|17/18||Sam Kasiano||Sione Katoa|
|18/19||Ryan Hoffman||Jack Hetherington|
|21/20||Ryley Jacks||Kaide Ellis|
The facts that matter
Unfortunately for the local fans, champion fullback Billy Slater will not be on hand to play his last regular season game in front of his adoring fans. Slater has been withdrawn from Melbourne’s squad as he deals with a family illness.
That said, Melbournians will have one final chance to turn out and make their voices heard for a side that has done them proud once again and will play finals football again in 2018.
With both sides set to play in the finals series, the big thing on the table for Melbourne to focus on is the chance to clinch a third straight minor Premiership crown and maintain solid form as the business end of the season approaches.
Melbourne have fallen to uncharacteristic defeats in their last two clashes with finals-bound sides with both South Sydney and Cronulla earning two competition points against the Storm, but with the troubles engulfing this week’s opponent, Craig Bellamy will be hopeful his side can settle things down and get back to the famous grind which has served them so well.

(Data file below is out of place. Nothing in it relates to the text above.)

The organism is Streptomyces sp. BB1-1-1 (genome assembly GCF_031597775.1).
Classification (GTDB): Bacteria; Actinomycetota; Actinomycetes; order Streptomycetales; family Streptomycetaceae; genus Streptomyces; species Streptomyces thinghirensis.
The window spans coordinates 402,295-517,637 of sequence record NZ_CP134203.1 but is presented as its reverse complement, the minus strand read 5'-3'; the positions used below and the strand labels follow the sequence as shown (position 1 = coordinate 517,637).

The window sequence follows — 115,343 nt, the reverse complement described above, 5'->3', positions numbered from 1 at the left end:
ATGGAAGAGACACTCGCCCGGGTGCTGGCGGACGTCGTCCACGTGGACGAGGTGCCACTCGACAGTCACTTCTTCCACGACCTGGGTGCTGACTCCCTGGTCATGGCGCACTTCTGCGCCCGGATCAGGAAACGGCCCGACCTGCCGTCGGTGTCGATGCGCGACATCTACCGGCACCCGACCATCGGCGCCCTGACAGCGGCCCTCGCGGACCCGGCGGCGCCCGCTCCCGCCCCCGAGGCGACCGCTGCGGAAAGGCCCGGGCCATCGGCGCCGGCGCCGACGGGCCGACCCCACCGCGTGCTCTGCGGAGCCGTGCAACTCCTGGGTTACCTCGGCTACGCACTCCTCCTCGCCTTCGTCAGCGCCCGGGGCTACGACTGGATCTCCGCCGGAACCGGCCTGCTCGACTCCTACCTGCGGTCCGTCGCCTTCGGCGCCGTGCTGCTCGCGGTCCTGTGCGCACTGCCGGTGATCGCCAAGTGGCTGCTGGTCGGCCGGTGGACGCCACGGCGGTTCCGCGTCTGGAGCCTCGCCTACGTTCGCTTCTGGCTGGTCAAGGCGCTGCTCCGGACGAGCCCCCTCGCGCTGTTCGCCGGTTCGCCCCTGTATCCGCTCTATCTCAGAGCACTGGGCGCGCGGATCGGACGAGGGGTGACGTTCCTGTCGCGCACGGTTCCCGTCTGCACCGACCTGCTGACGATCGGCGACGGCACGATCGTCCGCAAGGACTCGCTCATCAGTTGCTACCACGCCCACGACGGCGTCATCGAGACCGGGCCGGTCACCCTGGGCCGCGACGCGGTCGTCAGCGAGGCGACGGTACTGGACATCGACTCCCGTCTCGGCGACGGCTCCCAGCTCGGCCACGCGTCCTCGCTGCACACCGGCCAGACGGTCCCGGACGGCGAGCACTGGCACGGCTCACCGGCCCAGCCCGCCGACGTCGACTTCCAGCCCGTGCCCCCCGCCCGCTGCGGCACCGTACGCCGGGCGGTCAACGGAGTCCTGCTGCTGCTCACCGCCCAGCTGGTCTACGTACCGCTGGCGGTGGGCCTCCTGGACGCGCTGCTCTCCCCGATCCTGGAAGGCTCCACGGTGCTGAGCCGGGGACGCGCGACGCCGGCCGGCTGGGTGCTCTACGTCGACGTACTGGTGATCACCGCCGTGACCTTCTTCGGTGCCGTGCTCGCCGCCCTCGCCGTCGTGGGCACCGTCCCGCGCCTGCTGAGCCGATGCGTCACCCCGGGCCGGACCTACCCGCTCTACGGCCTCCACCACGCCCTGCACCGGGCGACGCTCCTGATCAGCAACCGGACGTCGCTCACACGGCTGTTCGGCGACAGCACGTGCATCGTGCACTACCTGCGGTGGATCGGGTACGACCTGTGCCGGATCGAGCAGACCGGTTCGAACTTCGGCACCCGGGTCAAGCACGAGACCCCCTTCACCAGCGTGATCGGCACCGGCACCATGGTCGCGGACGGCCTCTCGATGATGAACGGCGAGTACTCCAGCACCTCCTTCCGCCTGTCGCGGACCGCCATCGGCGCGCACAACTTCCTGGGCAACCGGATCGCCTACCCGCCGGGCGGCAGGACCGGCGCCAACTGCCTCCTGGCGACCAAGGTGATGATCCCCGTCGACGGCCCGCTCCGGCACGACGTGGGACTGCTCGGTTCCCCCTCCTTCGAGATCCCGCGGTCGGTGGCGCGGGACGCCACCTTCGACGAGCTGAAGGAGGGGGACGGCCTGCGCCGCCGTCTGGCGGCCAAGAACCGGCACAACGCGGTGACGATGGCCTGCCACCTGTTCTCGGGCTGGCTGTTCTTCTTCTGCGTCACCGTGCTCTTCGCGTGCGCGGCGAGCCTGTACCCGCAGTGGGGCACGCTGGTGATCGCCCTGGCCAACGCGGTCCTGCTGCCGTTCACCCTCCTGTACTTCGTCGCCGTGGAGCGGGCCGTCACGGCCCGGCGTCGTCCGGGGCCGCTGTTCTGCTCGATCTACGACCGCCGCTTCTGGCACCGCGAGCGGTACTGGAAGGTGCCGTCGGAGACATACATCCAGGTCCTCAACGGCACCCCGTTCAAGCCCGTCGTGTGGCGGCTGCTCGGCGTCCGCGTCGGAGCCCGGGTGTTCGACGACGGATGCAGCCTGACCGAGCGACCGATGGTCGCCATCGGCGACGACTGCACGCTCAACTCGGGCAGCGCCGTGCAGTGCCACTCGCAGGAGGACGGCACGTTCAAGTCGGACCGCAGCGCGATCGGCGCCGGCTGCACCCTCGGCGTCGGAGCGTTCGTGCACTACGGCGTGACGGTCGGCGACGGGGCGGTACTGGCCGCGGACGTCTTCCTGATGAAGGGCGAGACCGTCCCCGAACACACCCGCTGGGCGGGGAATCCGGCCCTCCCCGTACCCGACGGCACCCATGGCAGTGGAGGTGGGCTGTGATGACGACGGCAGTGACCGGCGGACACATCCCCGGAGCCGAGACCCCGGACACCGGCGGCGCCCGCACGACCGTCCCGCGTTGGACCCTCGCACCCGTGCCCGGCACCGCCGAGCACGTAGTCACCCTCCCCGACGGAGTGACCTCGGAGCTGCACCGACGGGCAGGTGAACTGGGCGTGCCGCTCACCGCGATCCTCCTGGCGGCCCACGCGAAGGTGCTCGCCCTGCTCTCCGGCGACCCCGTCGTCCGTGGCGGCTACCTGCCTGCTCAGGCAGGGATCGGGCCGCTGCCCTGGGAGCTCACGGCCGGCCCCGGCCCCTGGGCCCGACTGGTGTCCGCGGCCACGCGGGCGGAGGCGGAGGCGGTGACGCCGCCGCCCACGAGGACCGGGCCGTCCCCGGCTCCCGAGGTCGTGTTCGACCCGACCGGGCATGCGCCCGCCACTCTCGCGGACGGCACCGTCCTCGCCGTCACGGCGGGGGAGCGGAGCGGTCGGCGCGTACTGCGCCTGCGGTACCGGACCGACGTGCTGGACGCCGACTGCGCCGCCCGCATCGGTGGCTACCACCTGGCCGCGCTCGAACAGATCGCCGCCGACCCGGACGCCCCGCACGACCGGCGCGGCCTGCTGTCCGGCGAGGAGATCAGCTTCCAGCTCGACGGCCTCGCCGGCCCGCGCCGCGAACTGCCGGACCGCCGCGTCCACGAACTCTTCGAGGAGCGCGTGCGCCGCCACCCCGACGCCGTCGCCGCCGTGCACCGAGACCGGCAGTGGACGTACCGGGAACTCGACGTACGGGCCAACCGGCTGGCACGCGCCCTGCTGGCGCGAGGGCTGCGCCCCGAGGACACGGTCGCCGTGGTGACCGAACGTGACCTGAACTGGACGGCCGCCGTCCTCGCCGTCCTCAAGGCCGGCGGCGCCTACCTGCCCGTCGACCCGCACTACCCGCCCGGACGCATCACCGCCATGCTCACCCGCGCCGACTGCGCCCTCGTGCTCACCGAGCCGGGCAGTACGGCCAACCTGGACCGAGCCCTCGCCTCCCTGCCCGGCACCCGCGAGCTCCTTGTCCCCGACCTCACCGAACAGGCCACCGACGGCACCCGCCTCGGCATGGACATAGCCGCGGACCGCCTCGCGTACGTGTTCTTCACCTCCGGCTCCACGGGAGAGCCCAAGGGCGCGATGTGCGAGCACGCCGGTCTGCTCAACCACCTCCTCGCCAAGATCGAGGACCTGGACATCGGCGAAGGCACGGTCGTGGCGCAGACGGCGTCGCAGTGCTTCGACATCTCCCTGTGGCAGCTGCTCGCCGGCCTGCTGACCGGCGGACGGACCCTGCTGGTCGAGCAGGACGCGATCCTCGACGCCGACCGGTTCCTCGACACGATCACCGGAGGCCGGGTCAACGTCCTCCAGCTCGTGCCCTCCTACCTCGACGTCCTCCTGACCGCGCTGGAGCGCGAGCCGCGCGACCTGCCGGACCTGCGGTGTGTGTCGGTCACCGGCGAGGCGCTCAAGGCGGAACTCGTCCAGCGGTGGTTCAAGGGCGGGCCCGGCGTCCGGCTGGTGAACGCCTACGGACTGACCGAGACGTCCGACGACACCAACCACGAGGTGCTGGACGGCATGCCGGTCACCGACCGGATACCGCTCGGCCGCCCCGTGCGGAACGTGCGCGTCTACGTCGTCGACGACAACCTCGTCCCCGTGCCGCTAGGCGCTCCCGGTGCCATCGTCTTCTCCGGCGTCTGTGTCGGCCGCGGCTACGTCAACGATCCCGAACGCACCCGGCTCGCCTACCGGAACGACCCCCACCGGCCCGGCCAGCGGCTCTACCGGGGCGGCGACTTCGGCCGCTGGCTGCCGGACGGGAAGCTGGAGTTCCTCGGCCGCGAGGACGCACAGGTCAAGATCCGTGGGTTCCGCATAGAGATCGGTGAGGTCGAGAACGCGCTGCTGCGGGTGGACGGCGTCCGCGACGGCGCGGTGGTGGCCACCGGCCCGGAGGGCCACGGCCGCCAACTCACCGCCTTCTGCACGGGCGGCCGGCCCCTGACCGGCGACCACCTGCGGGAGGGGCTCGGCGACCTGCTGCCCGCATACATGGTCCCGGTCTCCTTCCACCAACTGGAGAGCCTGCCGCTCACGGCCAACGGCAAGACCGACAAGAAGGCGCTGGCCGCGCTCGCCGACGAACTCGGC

Melbourne’s attack was also pretty disappointing in their last outing. Despite notching a win on the road against the Titans, Melbourne could only manage 10 points and looked clunky and disjointed with the ball in hand for much of the night.
Despite their reputation as a hardline outfit, Melbourne’s attack has had moments of pristine clarity this season and with Penrith seemingly leaking points against lesser sides in recent weeks, they may well have the opportunity to play themselves into form once again at just the right time.
With Slater out, Jahrome Hughes comes into the starting fullback role while veteran forward Ryan Hoffman has been named amongst the reserves in a stunningly quick return from a hamstring injury.
Another player calling time on a long career at the end of 2018, Hoffman has put together a super-human effort to even be in contention for this Friday night’s game after his initial prognosis had him out until the Grand Final at the earliest.
Penrith were pretty bad two weeks ago when they lost their last home game of the season against the Newcastle Knights on their ‘old boys’ day but they were somehow even worse on the road in Auckland last Friday night against the Warriors.